2017-04-26

Book of Serenity 57

Book of Serenity (Shoyoroku, Congrong Lu) #57
Zhaozhou's 'Carry It with You'

Personnel
Zhaozhou Congshen (778-897, 10th gen) was a disciple of Nanquan (748-835), who was a disciple of Mazu (709-88). Yanyang Shanxin (b. ca. 850, 11th gen) was Zhaozhou's only dharma heir.
Case
Yanyang asked Zhaozhou, "Where there is not one thing, what then?"
Zhaozhou replied, "Throw it away."
Yanyang said, "With not one thing, what is there to throw away?"
Zhaozhou remarked, "Then carry it off."
Wansong's Preface
Fiddling with shadows, toiling with forms. It's not understood that forms are the basis for shadows. Raising the voice to quiet an echo. It's not known that the voice is the root of the echo. You don't ride on an ox to look for an ox. This is using a wedge to remove a wedge. How can you avoid this error?
Hongzhi's Verse (Wick trans, with Cleary trans in italics)
Be inattentive to careful moves and you lose to the opponent.
   Not prepared for meticulous action, he loses to the first to move --
Learn for yourself it's a shame to be surrounded due to carelessness.
   Realizing himself the coarseness of his mind, he's embarrassed at bumping his head.
The game ended, an axe-handle at the waist has rotted.
   When the game is ended, the axe handle's rotted at his side:
Washing clean a bumpkin, sporting with hermits.
   Clean and purify the ordinary bones to play with the immortals.
Huanglong's Verse
Not bringing a single thing, both shoulders can't bear it up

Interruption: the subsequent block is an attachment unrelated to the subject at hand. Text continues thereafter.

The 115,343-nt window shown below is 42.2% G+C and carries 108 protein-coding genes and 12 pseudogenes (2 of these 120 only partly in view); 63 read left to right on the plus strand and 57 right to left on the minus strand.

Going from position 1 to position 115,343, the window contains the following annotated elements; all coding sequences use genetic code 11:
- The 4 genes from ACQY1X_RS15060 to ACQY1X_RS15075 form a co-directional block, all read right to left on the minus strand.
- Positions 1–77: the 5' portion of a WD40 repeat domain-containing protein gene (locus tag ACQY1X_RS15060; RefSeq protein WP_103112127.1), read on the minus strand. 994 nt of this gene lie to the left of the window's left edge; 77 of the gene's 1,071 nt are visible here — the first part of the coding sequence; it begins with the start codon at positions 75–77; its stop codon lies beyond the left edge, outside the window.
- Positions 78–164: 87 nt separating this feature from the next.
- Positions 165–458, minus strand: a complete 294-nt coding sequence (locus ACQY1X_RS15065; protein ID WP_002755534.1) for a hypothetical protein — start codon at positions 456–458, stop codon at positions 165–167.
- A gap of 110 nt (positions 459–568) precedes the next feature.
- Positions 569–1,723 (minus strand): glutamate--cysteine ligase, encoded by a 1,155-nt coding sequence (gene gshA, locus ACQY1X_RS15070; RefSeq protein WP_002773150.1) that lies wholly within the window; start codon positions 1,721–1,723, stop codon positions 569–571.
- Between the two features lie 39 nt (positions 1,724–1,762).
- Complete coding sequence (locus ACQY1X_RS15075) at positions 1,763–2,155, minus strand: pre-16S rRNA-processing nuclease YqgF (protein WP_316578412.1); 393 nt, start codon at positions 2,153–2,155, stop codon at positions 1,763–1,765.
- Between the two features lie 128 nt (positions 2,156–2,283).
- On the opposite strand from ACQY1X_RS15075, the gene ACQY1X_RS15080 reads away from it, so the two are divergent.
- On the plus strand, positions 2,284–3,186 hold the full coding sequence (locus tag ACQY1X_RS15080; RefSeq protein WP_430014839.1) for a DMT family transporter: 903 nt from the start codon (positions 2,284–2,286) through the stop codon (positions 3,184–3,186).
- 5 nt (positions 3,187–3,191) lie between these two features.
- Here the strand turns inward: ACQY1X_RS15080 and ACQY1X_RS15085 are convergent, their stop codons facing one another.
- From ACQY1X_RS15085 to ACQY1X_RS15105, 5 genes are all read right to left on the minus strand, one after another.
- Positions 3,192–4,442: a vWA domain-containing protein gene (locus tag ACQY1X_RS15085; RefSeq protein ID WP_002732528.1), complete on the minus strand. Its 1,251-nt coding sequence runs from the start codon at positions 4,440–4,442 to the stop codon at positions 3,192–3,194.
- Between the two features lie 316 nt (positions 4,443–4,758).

At the words he suddenly knows his error
In his heart is boundless joy
Since from poisonous ill he forgot what was on his mind
Snakes and tigers have been his intimates
Empty and still for a thousand years, the pure breeze still hasn't stopped.
Gerry Wick's Comment
How do you remove all of the stickiness of words and ideas, so that you don't stick to anything? When there is nothing, "throw it away," says Zhaozhou -- commenting that Yanyang was raising his voice to quiet an echo. An ancient teacher remarked, "Bringing not one thing, both shoulders can't lift it up." As long as you think you're bringing not a single thing, that idea itself is vastly heavy. Why not get rid of it? Throw it away! Don't even carry "not a single thing." Yanyang objects, "what is there to throw away?" Zhaozhou says, "Then carry it off." Zhaozhou doesn't argue with Yanyang, doesn't beat him down, but just gives Yanyang space. Clean all of the stuff that's sticky to you, the sticky-tape of all of your ideas and notions and your fears. Free youself from the trap of ideas and notions. And then throw away that idea of "no ideas." And if you can't throw it away, then carry it out.
Susan O'Connell's Verse
Yanyang's "Thing"
Today, I thought I knew you.
But now, my eyes water in the stench of rotting flesh.
And yet, if I try to forget you,
The moon and stars cry out “False! False!”
Believing is for children and politicians.
When the king gives up the throne,
True peace covers the land.
Daido's Comment
Yanyang arrives at Zhaozhou's place in dire poverty, looking for a helping hand. Zhaozhou's penetrating eye immediately sees the enormous burden that he is carrying and suggests that he let it go. Since he has nothing to let go of -- no eye, ear, nose, tongue body, mind -- the moastic cannot understand Zhaozhou's instructions. Not having yet penetrated Yunmen's sicknesses, he persists in his ignorance.
In the end, Zhaozhou acquiesces and lets him carry the whole thing off. At this point the old master, bringing it out like this, ends up pulling the rug out from under Yanyang. If he realized the weight of the load he was bearing, in an instant he would be free of it.
Daido's Verse
A bodyless person suffering a grave illness
sweeps away tracks, leaving a trail.
Only those who have thoroughly explored it
can know the wonder of the ceaseless flow.
Hotetsu's Verse
The nothing returns again to something.
If the nothing returns as something to obtain, have, grasp,
Scrape off that sticky something nothing.
Wash it away.
Otherwise, the nothing returns to mere being, the self-world river.
Flow on with that river
Smiling softly over the fall.

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